Omega-3 for healthy body and baby

THE 'GOOD' FAT: According to an Emory University study, pregnant women who took a daily dose of 400mg of DHA were more likely to deliver healthy babies.


    Jun 25, 2013

    Omega-3 for healthy body and baby

    MANY assume that all fats are bad.

    While it's true that, in large amounts, some types of fat are bad for your health (and your waistline), there are some that we can't live without.

    What you want to be looking for are omega-3 fatty acids.

    Omega-3 fatty acids are metabolised in the body to form eicosapentaenoic acid (EPA) and docosahexaenoic acid (DHA). EPA supports the heart, immune system and inflammatory response. DHA supports the brain, eyes and central nervous system.

    But omega-3s are not synthesised by the body, and we need to obtain them from our diets or supplements.

    Research has found that omega-3s fight inflammation and diabetes. It can even help with depression.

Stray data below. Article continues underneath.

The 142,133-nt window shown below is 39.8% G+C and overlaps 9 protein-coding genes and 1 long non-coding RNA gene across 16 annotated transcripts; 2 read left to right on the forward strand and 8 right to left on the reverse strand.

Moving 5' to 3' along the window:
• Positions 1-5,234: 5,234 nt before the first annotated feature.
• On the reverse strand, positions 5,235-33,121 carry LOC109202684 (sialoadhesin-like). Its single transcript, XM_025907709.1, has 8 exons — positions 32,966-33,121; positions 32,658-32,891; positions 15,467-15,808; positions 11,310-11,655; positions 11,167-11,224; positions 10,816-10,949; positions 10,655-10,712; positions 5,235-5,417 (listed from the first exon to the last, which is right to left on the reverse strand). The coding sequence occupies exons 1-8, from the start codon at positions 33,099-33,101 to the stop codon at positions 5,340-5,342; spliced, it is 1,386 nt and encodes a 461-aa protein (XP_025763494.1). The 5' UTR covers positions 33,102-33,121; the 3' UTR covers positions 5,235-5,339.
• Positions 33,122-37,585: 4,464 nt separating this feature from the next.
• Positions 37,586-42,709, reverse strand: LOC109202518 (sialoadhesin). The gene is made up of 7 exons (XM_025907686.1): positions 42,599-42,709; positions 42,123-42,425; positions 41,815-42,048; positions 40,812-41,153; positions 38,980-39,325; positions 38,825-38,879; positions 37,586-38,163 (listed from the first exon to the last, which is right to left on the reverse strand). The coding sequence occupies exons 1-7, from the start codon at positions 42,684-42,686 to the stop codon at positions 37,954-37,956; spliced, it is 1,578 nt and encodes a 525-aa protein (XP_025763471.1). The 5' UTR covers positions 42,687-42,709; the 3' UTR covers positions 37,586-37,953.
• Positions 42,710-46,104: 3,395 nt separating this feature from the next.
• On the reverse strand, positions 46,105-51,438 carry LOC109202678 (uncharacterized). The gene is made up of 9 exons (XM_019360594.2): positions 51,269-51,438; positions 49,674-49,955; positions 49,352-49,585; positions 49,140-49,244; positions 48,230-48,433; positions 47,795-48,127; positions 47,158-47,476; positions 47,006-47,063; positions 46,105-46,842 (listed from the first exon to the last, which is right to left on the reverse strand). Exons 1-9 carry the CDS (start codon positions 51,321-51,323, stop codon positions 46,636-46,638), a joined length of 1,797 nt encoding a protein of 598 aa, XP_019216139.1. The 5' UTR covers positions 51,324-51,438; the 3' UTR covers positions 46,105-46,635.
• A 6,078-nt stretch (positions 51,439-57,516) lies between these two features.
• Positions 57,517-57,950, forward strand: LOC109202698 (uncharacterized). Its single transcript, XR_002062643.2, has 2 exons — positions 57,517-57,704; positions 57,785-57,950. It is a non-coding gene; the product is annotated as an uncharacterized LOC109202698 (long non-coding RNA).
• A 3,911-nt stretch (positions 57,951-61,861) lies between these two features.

When it comes to supplements, Efamol is the brand name to know. For over 25 years, it has led the international field in the scientific research and development of essential-fatty-acid health supplements.

    Since its inception, Efamol has developed many fatty-acid-based products that can be used to improve one's health.

    One group of people who benefit greatly from taking EPA and DHA are pregnant women.

    According to the American Pregnancy Association, omega-3s have been found to be essential for both neurological and early visual development of the baby. Pregnant women usually become depleted in omega-3s.

    According to an Emory University study published in 2011 and which appeared in the journal Pediatrics, pregnant women who took a daily dose of 400mg of DHA from 18 to 22 weeks gestation through childbirth were more likely to deliver healthy babies.

    Researchers found that those whose mothers took DHA supplements had fewer colds and shorter illnesses at one, three and six months of age.

    According to researcher Usha Ramakrishnan, an associate professor at the Hubert Department of Global Health at Emory University's Rollins School of Public Health, the study was "a large-scale, robust study that underscores the importance of good nutrition during pregnancy".